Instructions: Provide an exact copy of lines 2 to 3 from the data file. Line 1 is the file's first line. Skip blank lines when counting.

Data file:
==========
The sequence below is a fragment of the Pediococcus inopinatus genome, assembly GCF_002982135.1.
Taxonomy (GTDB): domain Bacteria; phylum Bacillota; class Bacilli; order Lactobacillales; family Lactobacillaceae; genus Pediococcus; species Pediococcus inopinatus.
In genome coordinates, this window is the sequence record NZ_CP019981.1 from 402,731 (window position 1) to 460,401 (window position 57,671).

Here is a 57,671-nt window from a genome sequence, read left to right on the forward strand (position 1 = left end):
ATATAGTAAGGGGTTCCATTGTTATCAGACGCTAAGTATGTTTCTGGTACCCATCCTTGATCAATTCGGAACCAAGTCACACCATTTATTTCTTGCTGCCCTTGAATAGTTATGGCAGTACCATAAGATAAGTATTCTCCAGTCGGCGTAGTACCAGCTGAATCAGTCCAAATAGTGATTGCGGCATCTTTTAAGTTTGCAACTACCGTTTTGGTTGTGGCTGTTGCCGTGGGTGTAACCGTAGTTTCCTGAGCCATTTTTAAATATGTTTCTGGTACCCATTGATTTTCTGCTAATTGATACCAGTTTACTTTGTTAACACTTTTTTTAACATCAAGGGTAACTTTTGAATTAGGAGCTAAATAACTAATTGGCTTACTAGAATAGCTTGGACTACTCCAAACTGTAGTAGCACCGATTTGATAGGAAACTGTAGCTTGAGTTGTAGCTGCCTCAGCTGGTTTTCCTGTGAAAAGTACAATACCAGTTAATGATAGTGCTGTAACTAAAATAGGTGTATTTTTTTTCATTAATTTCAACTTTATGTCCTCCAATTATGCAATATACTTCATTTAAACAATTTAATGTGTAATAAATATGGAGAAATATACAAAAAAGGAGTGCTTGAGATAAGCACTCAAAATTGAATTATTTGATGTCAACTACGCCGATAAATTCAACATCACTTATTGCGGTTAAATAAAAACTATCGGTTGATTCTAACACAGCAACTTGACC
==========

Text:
Taxonomy (GTDB): domain Bacteria; phylum Bacillota; class Bacilli; order Lactobacillales; family Lactobacillaceae; genus Pediococcus; species Pediococcus inopinatus.
In genome coordinates, this window is the sequence record NZ_CP019981.1 from 402,731 (window position 1) to 460,401 (window position 57,671).